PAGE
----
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Ag Power Web Enhanced Course Materials

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Performance Testing


Compound Gauge (Low Side)

  • The compound gauge derives its name from its function. It will register both pressure or vacuum.
  • All air conditioning systems can, under certain conditions, drop from a pressure into a vacuum on the low side. It is necessary that a gauge be used that will show either pressure (psi and kPa) or inches of mercury vacuum (Hg.).
  • The vacuum side of the gauge must be calibrated to show 0 to 30 inches (0 to 762 mm) Hg. The pressure side of the gauge must be calibrated to register ac­curately from 0 pressure to a minimum of 60 psi (414 kPa).
  • The maximum reading of the pressure should not exceed 160 psi (1103 kPa). Practically all readings of the low side of the system will be less than 60 psi (414 kPa) with the system in operation.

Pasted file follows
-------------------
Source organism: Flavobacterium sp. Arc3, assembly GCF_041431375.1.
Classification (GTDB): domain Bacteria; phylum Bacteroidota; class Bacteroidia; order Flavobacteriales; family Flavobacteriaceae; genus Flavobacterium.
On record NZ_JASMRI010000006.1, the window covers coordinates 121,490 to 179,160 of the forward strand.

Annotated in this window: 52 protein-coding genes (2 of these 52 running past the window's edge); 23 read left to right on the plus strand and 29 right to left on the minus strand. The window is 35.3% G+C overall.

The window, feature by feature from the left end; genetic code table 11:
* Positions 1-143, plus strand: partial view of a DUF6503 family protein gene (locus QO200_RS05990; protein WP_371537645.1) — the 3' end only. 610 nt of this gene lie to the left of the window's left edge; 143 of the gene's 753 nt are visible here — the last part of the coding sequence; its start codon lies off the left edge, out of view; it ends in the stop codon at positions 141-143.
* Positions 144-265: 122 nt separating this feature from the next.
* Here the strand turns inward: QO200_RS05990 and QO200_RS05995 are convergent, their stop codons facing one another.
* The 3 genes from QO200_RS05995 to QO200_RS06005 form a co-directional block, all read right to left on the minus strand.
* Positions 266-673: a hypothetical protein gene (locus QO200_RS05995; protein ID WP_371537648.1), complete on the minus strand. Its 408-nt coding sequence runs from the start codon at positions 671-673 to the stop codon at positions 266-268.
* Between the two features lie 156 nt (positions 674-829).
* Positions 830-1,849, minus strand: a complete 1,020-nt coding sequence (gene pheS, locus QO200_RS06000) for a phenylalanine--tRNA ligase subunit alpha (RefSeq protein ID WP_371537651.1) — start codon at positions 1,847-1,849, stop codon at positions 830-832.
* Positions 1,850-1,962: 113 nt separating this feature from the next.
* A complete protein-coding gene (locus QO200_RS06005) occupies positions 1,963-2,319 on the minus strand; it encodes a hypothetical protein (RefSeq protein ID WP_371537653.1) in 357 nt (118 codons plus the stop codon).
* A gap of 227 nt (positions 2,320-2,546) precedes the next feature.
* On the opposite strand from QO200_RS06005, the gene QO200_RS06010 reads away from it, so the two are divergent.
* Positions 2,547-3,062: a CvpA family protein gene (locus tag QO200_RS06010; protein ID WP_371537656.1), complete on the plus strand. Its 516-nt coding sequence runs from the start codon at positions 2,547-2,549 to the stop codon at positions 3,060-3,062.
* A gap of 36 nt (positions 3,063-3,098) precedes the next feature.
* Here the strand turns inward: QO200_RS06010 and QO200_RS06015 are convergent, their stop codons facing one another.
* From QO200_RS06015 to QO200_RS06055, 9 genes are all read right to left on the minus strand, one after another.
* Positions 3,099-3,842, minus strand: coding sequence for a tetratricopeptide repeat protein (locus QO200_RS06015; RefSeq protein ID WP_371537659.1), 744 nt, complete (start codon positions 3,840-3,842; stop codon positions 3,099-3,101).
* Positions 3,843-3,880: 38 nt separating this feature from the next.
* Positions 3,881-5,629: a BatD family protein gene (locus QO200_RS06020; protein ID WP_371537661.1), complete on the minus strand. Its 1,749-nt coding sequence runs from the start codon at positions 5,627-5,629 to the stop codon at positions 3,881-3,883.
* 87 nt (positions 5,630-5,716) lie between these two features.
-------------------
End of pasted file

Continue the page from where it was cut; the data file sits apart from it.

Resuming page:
High Pressure Gauge (High Side)

  • The high pressure gauge is used to determine pressures in the high side of the system.
  • The gauge is calibrated to register accurately from zero pressure to a minimum of 300 psi (2070 kPa).
  • A few systems operate under high head pressure during normal operation conditions. This is why the high pressure gauge should have a reading of at least 600 psi (4140 kPa).

Gauge Manifold

  • The gauge manifold mounts the high and low side gauges and connects the gauges into the high and low sides of the system by means of test hoses.
  • The gauges connect to the upper part of the manifold through holes drilled and tapped to a 1/8-inch pipe thread.
  • Test hose connectors below the gauges on the lower side of the manifold direct the refrigerant through the manifold to the gauges to obtain pressure readings.
  • A center test hose connector on the lower side of the manifold is connected to both pressure gauges and the test hoses by a passage in the manifold.
  • Refrigerant flow into the high and low side is controlled by a shutoff hand valve at each end of the manifold.


Relative Note
This always appears relative to its trigger, regardless of the mouse position.